Firm News

Marketing Campaigns are Turning Green

July 5, 2018

How and why companies advocate their commitment to the environment

More people are becoming aware of the impact their actions have on the environment, and they want to use companies that implement ecofriendly practices. In one global study conducted in 2015, 66% of the respondents said they would pay more to consume products from a company that’s committed to positive social and environmental change, and this percentage is expected to rise. A positive public response is a good side effect of going green, but companies experience other perks, as well. Kermit the Frog said “it ain’t easy bein’ green,” but it can be well worth it. Going green can create a healthier workspace, offer legal and tax advantages, improve the efficiency of a business, save money, and—most importantly—conserve natural resources. To get the word out, green marketing campaigns have become very popular. Let’s take a look at a few campaigns…


While copious amounts of container trash counters sustainability, Coca-Cola has initiated several campaigns through its “Live Positively” philosophy to establish itself as an ethical brand. In 2015, the company released the PlantBottle—the first plastic bottle made solely from plant materials. This bottle overtook the 2009 “PlantBottle” that was made from just 30% plant material. Commercials for the initiative emphasized the groundbreaking technology and the importance of recycling. Arctic Home was Coca-Cola’s campaign with WWF to raise money to save polar bears. They put an image of a mother polar bear and her two cubs on containers and prompted consumers to donate one dollar by texting their package code to a dedicated number. Coca-Cola made an initial donation of $2 million and matched every donation made by a consumer through a package code. By the end of Arctic Home, Coca-Cola donated $3 million to the conservation of polar bear habitats.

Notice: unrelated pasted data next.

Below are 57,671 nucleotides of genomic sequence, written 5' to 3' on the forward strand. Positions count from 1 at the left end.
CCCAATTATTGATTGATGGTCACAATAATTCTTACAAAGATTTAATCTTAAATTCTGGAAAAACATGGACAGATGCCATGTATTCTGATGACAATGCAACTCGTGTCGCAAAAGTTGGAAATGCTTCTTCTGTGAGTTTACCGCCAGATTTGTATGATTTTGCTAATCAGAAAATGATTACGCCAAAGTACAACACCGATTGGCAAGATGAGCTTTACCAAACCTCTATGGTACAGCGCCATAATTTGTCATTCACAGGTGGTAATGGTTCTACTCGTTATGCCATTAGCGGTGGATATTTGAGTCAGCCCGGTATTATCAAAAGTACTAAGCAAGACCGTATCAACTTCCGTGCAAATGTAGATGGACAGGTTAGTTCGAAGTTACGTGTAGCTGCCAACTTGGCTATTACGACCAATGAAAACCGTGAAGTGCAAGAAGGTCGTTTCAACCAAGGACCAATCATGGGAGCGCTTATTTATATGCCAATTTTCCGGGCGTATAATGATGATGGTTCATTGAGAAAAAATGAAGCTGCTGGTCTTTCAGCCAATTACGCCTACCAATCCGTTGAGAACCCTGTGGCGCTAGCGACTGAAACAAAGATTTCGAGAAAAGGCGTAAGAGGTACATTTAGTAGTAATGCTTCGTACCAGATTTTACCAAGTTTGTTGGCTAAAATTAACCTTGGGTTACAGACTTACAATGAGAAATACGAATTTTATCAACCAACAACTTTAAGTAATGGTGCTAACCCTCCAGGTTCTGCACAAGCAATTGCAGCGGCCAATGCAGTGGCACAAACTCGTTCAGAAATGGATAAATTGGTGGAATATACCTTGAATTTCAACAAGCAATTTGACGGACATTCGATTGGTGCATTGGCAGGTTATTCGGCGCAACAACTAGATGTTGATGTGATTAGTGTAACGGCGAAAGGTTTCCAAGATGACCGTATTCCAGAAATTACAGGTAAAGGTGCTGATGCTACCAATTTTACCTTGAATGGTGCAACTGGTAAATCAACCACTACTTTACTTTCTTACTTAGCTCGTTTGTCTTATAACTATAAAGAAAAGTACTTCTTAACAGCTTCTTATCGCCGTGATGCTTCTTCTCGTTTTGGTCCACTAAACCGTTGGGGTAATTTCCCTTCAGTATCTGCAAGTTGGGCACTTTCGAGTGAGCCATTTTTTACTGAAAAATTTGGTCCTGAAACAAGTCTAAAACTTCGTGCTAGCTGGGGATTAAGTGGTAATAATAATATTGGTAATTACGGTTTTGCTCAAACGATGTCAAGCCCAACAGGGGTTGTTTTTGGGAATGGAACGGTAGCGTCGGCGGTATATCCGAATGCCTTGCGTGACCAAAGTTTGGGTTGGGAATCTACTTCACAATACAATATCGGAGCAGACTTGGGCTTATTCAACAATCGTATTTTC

In 2006, Tide released Tide Coldwater—the first detergent specifically designed for cold water washing. The company kicked off a consumer education campaign and strategically partnered with the Alliance to Save Energy to start the Coldwater Challenge that prompted consumers to switch to cold water washing. Commercials and store displays emphasized that cold water washing conserves energy, saves money, reduces carbon dioxide emissions, and is just as effective as hot water washing. Tide Coldwater once had its own website dedicated to the cause, but the initiative lost its steam. It’s possible that consumers in 2006 did not see the immediate benefit of saving energy or trust the cleaning abilities of cold water. Regardless, Procter & Gamble—Tide’s parent company—made an aggressive corporate goal with the release of Tide Coldwater to convert 70% of total washing machine loads to cold water by 2020. It’s currently around 40%. They no longer mention this goal on their website, and the detergent wasn’t as popular as they had expected; so it’s unlikely the goal will be reached. However, it’d be interesting to see how a campaign for 70% cold water washing would play out in 2018.


Toyota is regarded as one of the most green car manufacturers in the world, and in 2010, the company launched a marketing campaign called “Harmony Between Man, Nature, and Machine” for the newest Prius. At the time of its release, the model was perhaps “the most ecologically friendly car on the road,” and Toyota wanted to stress its low emissions, comfort, and advanced technology. Six major cities across the country saw large solar flower structures that offered people free Wi-Fi, seating, and outlets for charging. Solar ventilation bus shelters were built to demonstrate that the Solar Roof on the Prius could cool a parked vehicle. Additional efforts included advertising carbon emissions calculators on social media and a television commercial with a landscape portrayed by people dressed up as trees, flowers, clouds, etc. The campaign demonstrated that the Prius is ecofriendly, but it doesn’t sacrifice your comfort. Making ecofriendly decisions can be difficult, but Toyota makes it appear easy and enjoyable.

As more consumers become aware of environmental impacts globally, brands are moving towards green marketing initiatives to address concerns and advocate for a healthier environment for all. 

Alexandra Ellis is an Intern at Bond Moroch.